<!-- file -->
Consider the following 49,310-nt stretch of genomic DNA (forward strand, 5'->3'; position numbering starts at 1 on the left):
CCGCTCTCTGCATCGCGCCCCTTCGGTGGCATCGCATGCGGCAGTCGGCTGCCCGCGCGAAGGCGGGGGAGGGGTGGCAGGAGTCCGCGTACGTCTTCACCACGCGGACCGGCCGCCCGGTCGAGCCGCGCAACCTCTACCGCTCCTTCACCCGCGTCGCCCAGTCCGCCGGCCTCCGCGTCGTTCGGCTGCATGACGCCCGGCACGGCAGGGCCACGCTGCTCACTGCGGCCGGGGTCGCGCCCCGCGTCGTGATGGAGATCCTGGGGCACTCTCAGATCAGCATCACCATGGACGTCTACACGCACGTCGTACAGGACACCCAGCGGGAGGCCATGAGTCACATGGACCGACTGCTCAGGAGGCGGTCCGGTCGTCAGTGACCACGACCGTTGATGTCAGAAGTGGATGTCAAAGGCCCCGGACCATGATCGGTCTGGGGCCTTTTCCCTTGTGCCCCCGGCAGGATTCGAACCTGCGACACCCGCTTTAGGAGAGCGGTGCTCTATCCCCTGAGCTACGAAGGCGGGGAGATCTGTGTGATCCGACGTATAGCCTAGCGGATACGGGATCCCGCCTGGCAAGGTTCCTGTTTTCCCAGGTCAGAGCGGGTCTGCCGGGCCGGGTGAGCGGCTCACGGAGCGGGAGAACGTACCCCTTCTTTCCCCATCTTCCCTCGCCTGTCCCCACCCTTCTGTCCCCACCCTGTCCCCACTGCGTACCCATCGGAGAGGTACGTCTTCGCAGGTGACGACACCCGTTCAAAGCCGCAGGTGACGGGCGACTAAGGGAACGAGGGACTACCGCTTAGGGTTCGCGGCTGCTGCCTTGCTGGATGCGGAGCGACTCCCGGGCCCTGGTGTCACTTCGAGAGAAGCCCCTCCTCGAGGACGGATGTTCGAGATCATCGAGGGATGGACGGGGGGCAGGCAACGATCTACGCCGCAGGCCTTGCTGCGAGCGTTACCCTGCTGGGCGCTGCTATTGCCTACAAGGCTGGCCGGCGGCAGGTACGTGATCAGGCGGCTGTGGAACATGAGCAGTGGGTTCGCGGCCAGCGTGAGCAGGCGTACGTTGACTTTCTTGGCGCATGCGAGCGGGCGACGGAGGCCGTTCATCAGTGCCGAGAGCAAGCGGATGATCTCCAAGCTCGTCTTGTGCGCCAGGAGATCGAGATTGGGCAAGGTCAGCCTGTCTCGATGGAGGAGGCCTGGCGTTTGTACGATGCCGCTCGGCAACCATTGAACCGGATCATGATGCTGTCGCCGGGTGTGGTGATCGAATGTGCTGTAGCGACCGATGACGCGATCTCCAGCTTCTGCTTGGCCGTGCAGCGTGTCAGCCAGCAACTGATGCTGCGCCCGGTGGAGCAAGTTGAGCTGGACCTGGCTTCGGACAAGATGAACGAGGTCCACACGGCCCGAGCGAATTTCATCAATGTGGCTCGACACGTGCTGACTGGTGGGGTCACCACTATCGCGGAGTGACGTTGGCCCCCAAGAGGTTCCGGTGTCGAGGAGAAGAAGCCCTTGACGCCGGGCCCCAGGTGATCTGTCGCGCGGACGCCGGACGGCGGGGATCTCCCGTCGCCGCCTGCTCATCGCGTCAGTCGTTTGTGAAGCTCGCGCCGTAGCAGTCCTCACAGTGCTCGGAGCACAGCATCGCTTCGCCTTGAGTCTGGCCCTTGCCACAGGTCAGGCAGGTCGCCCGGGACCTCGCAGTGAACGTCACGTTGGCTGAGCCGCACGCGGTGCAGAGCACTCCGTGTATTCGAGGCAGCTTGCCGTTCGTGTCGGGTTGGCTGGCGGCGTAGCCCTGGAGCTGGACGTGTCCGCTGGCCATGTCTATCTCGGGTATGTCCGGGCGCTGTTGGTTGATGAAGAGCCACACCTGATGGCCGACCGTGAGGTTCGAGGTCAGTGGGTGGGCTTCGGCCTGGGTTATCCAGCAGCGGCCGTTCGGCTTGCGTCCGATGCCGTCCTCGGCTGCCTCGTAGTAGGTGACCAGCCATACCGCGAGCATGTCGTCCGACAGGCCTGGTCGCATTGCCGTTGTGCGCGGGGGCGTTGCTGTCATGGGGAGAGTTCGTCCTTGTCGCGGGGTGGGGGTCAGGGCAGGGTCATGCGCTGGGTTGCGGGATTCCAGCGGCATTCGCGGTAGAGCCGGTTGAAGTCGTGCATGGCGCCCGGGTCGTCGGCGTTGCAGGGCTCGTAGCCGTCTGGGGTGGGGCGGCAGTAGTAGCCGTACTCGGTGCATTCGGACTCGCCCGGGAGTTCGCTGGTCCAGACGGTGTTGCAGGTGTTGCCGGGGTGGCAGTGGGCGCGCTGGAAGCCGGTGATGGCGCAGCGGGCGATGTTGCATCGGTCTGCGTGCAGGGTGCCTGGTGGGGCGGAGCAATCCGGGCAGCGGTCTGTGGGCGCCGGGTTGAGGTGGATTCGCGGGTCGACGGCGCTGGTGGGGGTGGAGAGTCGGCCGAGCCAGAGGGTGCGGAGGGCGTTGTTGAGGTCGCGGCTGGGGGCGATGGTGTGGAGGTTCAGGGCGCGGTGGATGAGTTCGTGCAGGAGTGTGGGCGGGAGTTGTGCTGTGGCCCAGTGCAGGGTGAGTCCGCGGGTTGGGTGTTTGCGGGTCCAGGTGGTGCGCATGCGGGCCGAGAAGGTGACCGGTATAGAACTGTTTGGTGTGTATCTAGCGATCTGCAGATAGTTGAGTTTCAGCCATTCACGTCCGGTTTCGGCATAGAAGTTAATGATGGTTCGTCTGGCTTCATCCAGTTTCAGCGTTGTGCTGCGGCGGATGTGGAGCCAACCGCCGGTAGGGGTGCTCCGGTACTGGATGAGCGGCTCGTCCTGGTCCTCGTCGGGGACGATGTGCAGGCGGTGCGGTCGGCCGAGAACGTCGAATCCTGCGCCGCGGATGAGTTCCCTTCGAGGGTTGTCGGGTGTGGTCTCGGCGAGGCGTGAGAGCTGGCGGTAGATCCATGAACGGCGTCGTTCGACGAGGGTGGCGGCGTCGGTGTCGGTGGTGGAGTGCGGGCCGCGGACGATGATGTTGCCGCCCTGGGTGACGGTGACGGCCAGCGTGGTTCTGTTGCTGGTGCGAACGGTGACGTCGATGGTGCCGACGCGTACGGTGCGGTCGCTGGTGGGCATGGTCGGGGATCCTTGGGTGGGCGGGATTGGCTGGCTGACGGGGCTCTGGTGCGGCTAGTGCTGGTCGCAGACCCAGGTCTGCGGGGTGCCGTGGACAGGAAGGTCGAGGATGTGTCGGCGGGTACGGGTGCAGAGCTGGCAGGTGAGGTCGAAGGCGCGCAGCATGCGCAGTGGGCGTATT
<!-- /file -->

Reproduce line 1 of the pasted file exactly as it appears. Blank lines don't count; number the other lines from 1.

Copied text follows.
Consider the following 49,310-nt stretch of genomic DNA (forward strand, 5'->3'; position numbering starts at 1 on the left):